• tun0, tun1... πŸͺ‚: for VPN adapters
  • lo (loopback) 🏑: for the localhost virtual network (

The loopback interface is used by local applications to share data between themselves, over the localhost network.

Maximum Transmission Unit (MTU) πŸ›‚: to avoid data loss, each interface has a maximum size for a packet. The default MTU of lo is 65536ko, while for others it is 1500ko. Bigger packets are fragmented.



A port is a virtual messaging channel which is only associated with one protocol, such as 22 associated with SSH. This association allows a machine to correctly handle a message using the correct protocol.

  • πŸ—ƒοΈ There are 65535 (or in short $2^{16}$) available ports
  • πŸ”’ The first 1024 ports are called "well-known/system ports"
  • ☘️ Ports 1024 to 49151 are called "registered ports"
  • πŸ€ Ports 49152 to 65535 are called "dynamic/private ports"

πŸ—ΊοΈ List of TCP/UDP ports and their protocols.

  • πŸ€” A protocol can be re-assigned to another port (for security...)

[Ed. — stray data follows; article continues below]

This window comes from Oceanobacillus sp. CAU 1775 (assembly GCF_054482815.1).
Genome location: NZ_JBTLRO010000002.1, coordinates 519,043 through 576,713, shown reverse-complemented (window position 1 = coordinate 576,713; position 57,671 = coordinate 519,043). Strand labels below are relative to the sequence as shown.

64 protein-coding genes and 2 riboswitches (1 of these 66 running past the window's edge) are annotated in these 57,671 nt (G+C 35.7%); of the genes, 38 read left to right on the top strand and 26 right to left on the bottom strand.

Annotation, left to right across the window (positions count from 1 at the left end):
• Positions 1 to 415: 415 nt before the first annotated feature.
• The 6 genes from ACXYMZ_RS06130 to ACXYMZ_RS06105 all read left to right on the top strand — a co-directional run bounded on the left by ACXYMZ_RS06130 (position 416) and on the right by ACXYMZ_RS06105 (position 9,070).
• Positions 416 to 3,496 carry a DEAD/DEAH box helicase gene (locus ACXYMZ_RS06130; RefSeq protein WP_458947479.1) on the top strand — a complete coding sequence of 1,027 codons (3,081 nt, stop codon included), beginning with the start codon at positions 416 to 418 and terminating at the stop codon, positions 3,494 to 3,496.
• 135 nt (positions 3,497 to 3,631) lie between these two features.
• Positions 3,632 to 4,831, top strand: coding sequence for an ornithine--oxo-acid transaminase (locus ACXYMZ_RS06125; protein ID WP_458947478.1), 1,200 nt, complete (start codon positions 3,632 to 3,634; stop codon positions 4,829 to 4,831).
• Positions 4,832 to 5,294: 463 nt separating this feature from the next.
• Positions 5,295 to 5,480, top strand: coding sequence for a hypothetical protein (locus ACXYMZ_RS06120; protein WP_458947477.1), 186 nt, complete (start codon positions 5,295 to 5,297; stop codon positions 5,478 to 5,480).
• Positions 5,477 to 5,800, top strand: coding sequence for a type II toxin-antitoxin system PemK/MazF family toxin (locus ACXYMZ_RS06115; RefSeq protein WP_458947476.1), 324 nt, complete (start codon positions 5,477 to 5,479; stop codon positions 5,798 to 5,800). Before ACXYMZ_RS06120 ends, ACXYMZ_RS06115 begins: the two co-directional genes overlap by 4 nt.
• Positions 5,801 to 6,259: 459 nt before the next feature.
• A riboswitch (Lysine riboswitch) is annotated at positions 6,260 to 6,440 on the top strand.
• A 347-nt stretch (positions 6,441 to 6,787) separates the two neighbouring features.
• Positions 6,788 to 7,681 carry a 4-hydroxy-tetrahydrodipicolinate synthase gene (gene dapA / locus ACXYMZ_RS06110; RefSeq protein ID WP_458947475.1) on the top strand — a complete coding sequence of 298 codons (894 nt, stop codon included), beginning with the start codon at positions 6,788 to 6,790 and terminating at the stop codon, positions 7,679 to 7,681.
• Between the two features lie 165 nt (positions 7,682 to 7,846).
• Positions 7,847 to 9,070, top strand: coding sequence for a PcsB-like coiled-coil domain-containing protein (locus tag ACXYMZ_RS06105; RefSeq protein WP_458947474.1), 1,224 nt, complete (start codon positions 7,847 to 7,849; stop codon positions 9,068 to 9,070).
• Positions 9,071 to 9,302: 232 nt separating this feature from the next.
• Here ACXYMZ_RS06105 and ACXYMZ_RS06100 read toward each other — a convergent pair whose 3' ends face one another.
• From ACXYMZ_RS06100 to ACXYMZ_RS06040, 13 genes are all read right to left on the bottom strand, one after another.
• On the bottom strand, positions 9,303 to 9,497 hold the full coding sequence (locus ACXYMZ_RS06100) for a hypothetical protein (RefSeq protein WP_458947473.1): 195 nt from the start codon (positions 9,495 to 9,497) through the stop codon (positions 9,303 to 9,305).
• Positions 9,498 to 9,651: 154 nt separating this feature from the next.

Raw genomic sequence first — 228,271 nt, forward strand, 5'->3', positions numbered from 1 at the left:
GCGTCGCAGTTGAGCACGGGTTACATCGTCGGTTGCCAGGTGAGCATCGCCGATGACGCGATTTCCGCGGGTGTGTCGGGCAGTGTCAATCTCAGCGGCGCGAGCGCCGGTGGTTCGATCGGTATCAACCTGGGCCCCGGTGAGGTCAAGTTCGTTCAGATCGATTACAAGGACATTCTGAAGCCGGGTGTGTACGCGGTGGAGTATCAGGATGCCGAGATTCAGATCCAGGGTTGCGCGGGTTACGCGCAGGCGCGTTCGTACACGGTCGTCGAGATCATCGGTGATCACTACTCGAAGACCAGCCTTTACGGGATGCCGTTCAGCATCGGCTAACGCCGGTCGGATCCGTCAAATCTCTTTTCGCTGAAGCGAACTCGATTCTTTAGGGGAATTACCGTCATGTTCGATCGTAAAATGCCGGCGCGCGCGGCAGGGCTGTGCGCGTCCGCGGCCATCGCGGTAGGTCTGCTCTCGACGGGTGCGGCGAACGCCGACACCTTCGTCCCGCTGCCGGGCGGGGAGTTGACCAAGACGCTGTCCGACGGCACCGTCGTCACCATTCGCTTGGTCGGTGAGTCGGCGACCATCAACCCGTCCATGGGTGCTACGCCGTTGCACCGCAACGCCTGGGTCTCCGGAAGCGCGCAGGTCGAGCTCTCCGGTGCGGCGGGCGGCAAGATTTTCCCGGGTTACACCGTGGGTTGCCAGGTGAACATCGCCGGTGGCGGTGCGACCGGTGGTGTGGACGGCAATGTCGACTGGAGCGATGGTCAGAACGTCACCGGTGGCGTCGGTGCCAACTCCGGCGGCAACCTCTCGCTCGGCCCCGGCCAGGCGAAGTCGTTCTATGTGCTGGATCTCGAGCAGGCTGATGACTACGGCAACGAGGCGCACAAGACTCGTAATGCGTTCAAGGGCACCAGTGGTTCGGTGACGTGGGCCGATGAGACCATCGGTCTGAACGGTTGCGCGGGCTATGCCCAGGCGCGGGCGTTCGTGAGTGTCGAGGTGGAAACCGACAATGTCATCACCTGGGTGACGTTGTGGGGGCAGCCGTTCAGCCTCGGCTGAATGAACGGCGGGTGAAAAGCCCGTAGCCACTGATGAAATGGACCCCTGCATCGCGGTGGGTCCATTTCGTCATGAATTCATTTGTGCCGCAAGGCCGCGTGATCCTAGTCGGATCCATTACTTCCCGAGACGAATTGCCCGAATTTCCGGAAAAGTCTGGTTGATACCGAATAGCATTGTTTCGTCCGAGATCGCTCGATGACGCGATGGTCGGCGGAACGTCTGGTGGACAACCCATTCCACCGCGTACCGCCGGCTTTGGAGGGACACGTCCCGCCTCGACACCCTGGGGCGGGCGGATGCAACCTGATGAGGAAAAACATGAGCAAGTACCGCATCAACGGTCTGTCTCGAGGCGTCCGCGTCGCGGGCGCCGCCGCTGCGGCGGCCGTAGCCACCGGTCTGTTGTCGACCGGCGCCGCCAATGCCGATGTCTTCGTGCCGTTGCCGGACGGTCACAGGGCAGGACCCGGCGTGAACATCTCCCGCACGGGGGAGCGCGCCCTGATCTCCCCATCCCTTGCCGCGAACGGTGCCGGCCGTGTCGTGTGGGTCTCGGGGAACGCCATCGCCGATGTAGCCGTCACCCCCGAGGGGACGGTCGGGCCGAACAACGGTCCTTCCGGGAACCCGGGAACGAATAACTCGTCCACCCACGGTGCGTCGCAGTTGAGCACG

• βœ… Ports can be "open", "filtered" (firewall), or "closed"
  • 🍸 A port can, according to the protocol, receive TCP, UDP, or both TCP and UDP messages.
  • πŸ”₯ Port 0 is called wildcard port. When used by a program, it automatically be replaced by any available port.

Networking models

OSI model

intro_to_network_traffic_analysis introductiontonetworking osimodelzi introtonetworking

The Open Systems Interconnection (OSI or ISO/OSI) model is a standardized representation of how we could send a message between two machines 🀝. It's made of 7 layers:

  • Layer 7 - Application: programs are exchanging data
  • Layer 6 - Presentation: standardize, encrypt, compress
  • Layer 5 - Session: try to establish a connection
  • Layer 4 - Transport: select a protocol
  • Layer 3 - Network: create a packet
  • Layer 2 - Data Link: resolve MAC
  • Layer 1 - Physical: binary to signals

A computer generate a message at a layer. The message go down every layer until it's sent πŸ“©. When a computer receives a message, it will go up every layer in reverse order πŸ“–.

Each time a message go down, a header is added. This is called encapsulation πŸ“₯. When it goes up, it's called de-encapsulation πŸ“€.